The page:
But when it comes to raising awareness among potential victims, figuring out what to say is a lot more complicated.
"It's a tough line to tread because the blame should still be on the perpetrator, but you also want to protect these people," sighs Larkin Sayre, a sophomore and student activist at Massachusetts Institute of Technology. She's working a booth at the school as part of the "It's on Us" campaign.
The rich are all alike, to revise Tolstoy’s famous words, but the poor are poor in their own particular ways.
Any reasonably intelligent reader could blow that generalization apart in the time it takes to write it. But as with most generalizations, a truth lies behind it. Ultimately, what binds the rich together is that they have more money, lots more. For one reason or another, the poor don’t have enough of it. But poverty doesn’t bind the poor together as much as wealth and the need to protect it bind the rich. If it did, we would hear the rattle of tumbrels in the streets. One hears mutterings, but the chains have not yet been shed.
I have some personal experience here. Like a lot of other people, I started life comfortably middle-class, maybe upper-middle class; now, like a lot of other people walking the streets of America today, I am poor. To put it directly, I have no money. Does this embarrass me? Of course, it embarrasses me—and a lot of other things as well. It’s humiliating to be poor, to be dependent on the kindness of family and friends and government subsidies. But it sure is an education.
Social classes are relative and definitions vary, but if money defines class, the sociologists would say I was not among the wretched of the earth but probably at the higher end of the lower classes. I’m not working class because I don’t have what most people consider a job. I’m a writer, although I don’t grind out the words the way I once did. Which is one reason I’m poor.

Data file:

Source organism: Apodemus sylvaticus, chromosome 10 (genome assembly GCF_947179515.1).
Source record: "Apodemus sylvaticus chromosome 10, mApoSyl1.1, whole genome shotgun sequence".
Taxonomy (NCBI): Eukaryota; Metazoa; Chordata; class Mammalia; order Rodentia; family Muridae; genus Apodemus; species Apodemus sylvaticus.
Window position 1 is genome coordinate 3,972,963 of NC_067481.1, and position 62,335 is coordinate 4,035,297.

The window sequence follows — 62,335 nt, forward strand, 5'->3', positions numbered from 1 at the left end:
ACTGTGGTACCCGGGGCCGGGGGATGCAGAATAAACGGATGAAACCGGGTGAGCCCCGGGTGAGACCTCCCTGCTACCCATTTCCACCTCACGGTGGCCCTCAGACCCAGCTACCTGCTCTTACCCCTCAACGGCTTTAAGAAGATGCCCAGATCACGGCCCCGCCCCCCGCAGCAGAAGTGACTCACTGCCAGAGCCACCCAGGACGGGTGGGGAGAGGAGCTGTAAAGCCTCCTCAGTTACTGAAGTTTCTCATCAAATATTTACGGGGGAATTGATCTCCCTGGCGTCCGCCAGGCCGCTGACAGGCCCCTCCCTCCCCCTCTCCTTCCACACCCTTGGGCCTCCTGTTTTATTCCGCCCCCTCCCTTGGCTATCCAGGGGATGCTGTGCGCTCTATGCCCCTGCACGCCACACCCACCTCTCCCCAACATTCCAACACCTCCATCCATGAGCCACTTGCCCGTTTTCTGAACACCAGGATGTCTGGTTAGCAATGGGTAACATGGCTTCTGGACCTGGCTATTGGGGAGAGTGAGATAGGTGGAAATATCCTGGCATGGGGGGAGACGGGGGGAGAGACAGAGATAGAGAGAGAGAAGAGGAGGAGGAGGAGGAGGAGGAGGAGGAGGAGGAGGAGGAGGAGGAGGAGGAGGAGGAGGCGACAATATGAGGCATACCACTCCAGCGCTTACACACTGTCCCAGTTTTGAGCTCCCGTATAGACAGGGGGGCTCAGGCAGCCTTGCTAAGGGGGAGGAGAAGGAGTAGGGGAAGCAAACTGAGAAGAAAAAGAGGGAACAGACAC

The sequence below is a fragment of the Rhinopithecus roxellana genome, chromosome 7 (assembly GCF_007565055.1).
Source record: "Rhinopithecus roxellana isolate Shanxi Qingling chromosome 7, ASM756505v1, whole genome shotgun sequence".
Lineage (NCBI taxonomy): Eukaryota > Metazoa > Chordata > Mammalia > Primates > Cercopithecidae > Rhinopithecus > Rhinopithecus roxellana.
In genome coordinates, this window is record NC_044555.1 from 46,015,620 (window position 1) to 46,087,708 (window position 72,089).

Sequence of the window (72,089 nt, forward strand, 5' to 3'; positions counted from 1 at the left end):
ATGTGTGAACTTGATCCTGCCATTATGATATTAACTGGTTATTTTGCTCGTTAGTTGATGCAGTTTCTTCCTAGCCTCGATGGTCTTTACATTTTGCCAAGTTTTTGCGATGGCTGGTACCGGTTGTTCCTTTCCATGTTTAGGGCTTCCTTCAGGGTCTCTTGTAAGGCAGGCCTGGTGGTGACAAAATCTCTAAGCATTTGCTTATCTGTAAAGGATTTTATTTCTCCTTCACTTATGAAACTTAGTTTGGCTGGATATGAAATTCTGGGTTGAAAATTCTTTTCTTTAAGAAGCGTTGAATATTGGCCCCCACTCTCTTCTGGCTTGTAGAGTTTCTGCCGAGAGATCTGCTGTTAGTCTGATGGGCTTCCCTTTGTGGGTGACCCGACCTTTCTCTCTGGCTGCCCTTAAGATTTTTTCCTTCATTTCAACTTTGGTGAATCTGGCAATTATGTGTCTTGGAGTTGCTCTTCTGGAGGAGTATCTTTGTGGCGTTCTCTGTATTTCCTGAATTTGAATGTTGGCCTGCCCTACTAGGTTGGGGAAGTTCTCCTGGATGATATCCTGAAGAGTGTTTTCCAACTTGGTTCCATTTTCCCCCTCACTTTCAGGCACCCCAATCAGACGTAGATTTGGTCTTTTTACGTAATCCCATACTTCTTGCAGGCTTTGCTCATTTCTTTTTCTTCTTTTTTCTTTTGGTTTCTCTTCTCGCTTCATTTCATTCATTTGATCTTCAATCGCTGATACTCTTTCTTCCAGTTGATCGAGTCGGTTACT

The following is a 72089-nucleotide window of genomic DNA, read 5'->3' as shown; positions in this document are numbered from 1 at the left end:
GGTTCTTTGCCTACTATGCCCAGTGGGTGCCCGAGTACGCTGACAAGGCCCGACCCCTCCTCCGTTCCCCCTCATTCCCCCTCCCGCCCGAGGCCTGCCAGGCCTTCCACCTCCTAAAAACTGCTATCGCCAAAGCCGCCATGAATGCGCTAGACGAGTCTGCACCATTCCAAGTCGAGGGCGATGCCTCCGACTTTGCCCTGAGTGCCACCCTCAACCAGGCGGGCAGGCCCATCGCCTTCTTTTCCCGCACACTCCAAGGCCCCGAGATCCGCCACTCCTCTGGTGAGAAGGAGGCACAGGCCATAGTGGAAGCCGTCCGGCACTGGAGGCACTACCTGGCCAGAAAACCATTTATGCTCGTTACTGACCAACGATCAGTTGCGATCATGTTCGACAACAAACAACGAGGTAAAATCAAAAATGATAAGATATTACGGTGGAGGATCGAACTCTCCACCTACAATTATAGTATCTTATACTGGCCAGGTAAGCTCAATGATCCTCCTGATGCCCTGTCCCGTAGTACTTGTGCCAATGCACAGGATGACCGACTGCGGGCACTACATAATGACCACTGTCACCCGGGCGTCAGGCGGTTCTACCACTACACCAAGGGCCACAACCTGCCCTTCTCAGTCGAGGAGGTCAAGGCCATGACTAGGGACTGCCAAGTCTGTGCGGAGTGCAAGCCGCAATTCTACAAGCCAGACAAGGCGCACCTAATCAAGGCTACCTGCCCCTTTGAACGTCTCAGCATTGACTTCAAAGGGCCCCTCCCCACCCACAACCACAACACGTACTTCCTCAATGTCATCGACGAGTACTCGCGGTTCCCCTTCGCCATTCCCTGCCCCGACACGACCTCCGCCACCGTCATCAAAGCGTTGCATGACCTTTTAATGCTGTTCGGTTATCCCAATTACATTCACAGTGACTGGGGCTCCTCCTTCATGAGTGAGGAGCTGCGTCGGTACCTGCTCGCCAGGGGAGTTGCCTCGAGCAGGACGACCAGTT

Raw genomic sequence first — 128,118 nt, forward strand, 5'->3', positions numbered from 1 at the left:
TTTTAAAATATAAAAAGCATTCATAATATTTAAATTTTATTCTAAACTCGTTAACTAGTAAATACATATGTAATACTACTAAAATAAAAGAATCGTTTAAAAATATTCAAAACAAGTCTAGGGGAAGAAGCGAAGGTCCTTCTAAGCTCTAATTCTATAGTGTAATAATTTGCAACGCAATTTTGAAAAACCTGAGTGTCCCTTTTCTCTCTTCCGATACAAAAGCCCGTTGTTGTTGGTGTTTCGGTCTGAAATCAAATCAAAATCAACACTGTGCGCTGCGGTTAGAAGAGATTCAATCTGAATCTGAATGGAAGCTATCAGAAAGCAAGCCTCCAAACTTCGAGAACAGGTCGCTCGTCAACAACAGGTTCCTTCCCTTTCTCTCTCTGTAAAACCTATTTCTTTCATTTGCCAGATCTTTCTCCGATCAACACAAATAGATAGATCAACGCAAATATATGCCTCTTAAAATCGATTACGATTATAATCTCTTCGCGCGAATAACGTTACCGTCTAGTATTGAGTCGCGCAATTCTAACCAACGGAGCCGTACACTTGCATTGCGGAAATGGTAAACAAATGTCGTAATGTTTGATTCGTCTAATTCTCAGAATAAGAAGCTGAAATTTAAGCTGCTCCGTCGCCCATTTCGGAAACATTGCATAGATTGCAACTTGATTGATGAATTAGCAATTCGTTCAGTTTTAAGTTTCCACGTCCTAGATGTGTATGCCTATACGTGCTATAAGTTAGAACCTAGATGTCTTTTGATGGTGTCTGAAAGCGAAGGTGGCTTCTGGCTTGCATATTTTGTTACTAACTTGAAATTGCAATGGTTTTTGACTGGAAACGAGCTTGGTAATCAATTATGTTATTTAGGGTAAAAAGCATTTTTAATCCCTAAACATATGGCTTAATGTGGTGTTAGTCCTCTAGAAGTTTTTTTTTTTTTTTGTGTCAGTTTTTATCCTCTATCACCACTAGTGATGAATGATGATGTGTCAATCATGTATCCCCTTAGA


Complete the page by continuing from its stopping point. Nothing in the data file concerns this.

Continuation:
Hello everyone on ACEs. I have been asked to give a presentation by our CAC on ACES and how CAC's can incorporate the ACEs data. Thus, I am asking for Ideas from everyone on ACEs on ways that your local CAC's are incorporating ACEs....
UPDATE ON MICHELLE At school, Michelle is at the top of her class academically. However, she has started hanging out with an older group of kids and started experimenting with different drugs and drinking on the weekends. She...
UPDATE ON MICHELLE A few weeks ago, her mother’s boyfriend attempted to rape Michelle. She fought back and, in the struggle, he broke her wrist. Her mother’s boyfriend waited until her mother came home to take Michelle...
This community of practice uses trauma-informed, resilience-building practices to prevent Adverse Childhood Experiences (ACEs), and to change systems to stop traumatizing already traumatized people. ACES CONNECTION NETWORK OVERVIEW ACEsTooHigh is a news site for the general public on all things ACEs-, trauma-informed, and resilience-building. ACEsConnection is a social networking site...